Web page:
Our time in Paris went quickly and we ate well while we were there. At first, I was timid with the language, happy to try to speak, but afraid that I would then have to understand the response. I felt a new sense of sympathy for non-English speakers in my own country who are trying hard to communicate, but are just not yet fully there. It was often a struggle, but mostly it was a joy. I loved exploring a new place and culture, new foods in the market, and just getting to know people I came to recognize on the streets and in the shops in my neighborhood. For the most part, people in our neighborhood were friendly and happy to offer tips on pronunciation and vocabulary, and to teach me bits about French culture and foods.
Now we are in a new place that I find strangely familiar and foreign all at once. For one, places have strange names that I cannot pronounce, like Snohomish, Skagit, Puyallup. People are friendly and less reserved than the French custom we grew to know. Hugs, high fives, and fist bumps abound along with words like “bro”, “bud”, “cool”, and “awesome”. Once again, we are making new friends and learning new streets, trying new restaurants, and exploring new areas of town. I love it! Its exciting and fun.
I am so over-the-top excited about the local farmer’s markets! I am amazed at the selection, freshness, community, and quality of the produce I am finding! I have never eaten produce as fresh as these greens, berries, apples, cucumbers, salad, tomatoes, and the list keeps going!Most of the stands in our green markets are organic, which for me is a breath of fresh air! Even in Paris there were only 2 all-organic markets, which were unfortunately not very close to our apartment. In our Paris neighborhood, there were markets at least 3 times a week and very convenient, but there was only one organic stand at each of these markets and the produce was not directly from one farm, but rather from a distributor who sourced from multiple local and not-so-local origins.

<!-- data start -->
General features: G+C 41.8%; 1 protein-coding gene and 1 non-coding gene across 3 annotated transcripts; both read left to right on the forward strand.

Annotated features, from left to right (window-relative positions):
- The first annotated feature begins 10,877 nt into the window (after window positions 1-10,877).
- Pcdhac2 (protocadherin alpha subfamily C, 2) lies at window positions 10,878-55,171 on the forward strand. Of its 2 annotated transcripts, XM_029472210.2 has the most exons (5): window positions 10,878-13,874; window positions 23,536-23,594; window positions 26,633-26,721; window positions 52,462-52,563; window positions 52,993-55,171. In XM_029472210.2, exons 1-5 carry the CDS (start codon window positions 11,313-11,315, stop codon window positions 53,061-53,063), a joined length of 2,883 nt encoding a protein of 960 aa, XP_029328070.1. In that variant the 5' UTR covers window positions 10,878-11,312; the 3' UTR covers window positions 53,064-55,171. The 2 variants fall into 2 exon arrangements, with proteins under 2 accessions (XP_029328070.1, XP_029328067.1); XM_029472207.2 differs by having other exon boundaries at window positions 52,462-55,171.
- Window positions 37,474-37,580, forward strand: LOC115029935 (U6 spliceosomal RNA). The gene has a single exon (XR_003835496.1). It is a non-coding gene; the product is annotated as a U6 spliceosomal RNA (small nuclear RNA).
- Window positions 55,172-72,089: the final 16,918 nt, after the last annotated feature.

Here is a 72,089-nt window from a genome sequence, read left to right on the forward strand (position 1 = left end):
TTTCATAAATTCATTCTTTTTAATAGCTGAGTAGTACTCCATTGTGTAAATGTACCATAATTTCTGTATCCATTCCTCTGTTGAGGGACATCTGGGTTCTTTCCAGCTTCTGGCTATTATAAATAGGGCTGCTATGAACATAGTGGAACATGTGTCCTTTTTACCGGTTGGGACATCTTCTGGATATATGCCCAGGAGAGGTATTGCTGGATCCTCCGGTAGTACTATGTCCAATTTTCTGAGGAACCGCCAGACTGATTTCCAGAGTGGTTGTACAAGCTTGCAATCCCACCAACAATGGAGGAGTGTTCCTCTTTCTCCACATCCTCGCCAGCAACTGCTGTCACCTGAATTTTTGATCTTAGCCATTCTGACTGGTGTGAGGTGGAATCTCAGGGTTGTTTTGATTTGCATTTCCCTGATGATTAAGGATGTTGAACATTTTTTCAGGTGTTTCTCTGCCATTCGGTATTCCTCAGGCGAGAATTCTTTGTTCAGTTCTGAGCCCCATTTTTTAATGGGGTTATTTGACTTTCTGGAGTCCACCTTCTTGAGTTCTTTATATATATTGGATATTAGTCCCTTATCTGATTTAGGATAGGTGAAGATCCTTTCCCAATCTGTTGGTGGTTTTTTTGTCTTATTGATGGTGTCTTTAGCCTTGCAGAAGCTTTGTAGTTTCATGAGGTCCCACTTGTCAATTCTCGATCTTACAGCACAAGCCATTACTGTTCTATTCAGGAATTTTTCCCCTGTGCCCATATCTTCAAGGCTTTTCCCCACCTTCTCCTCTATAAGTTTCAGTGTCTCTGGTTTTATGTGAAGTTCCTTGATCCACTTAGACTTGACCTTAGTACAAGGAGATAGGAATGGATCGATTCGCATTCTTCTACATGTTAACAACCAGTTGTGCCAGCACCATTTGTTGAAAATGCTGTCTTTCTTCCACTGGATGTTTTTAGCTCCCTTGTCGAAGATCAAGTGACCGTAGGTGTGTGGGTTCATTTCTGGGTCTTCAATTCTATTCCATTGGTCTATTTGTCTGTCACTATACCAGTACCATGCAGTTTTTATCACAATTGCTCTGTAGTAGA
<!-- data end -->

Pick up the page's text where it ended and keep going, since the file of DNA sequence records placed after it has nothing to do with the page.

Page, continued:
The sense of community is alive in both the Pacific Northwest and Parisien markets. In Paris, the vendors were knowledgeable about their foods. They would asked when you wanted to eat the veggie or fruit you were buying, so that he or she could choose one for you that would be at peak ripeness on the day of consumption. Here I enjoy speaking with the vendors about their farming practices. The passion for their profession really comes out in these discussions. A magical connection forms when the person selling you the food played a roll in growing it or selecting it for you. Knowing that the farmer and vendor took time to reflect about the people he or she would be selling to automatically creates a sense of attachment between both the buyer and the seller.
As with many of my thoughts, I see that these reflections on a year of change have turned to food! So I will put my reflections away for the moment and leave you with a thought…
More reflections to follow on children’s diets in the US versus France, and… an interview with my French grocer!
Since writing this post last Friday, horrible events unfolded in Paris. I want to end this post with healing thoughts and warm wishes for friends, former neighbors, and all who were affected by the tragic events in Paris last week.